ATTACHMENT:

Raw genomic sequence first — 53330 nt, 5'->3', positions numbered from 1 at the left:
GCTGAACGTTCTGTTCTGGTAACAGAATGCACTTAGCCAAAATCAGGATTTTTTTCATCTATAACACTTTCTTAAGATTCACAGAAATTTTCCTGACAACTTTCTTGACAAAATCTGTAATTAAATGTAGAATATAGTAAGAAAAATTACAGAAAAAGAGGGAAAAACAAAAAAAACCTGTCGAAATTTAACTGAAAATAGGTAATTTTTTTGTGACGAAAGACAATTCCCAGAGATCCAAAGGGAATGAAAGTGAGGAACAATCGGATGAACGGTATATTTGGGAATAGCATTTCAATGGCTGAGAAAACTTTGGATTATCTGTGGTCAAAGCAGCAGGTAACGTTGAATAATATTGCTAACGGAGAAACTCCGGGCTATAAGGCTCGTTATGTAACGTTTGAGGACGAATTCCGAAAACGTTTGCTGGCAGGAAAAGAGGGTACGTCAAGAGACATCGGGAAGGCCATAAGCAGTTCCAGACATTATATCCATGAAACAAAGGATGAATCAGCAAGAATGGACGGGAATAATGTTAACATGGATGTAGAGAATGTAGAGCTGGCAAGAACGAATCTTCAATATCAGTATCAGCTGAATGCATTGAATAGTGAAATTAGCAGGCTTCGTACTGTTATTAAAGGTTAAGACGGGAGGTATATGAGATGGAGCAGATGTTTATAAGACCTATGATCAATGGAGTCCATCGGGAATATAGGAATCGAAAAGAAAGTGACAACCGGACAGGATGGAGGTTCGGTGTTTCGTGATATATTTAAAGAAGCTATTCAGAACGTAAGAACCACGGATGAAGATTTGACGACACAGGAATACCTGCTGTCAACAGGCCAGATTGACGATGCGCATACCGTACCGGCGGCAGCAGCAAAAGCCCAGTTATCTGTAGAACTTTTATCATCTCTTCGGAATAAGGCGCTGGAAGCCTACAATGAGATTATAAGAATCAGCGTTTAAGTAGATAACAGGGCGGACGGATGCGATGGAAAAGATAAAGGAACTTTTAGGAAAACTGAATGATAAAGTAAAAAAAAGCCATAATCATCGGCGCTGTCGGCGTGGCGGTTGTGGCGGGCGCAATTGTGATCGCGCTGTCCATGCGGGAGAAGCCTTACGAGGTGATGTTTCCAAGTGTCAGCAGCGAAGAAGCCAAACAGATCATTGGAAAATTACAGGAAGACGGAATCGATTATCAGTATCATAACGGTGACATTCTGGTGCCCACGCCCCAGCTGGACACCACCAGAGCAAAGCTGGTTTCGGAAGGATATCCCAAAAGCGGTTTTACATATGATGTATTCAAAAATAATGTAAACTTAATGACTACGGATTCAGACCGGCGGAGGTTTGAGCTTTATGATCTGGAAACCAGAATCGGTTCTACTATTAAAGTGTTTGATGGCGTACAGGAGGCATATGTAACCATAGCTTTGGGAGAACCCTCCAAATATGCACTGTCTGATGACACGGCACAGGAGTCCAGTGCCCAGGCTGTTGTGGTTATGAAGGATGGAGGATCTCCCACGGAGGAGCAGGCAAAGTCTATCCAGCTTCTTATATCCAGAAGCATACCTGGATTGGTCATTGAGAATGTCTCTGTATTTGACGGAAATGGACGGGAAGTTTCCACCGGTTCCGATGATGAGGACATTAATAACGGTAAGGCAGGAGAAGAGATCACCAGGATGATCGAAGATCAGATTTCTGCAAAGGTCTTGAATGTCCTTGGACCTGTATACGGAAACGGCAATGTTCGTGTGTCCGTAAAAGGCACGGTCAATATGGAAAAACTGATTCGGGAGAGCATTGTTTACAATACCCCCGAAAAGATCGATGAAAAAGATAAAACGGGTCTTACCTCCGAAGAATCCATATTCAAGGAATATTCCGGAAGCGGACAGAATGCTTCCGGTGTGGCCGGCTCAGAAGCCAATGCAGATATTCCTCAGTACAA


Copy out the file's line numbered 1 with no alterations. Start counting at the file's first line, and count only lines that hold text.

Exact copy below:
Raw genomic sequence first — 53330 nt, 5'->3', positions numbered from 1 at the left: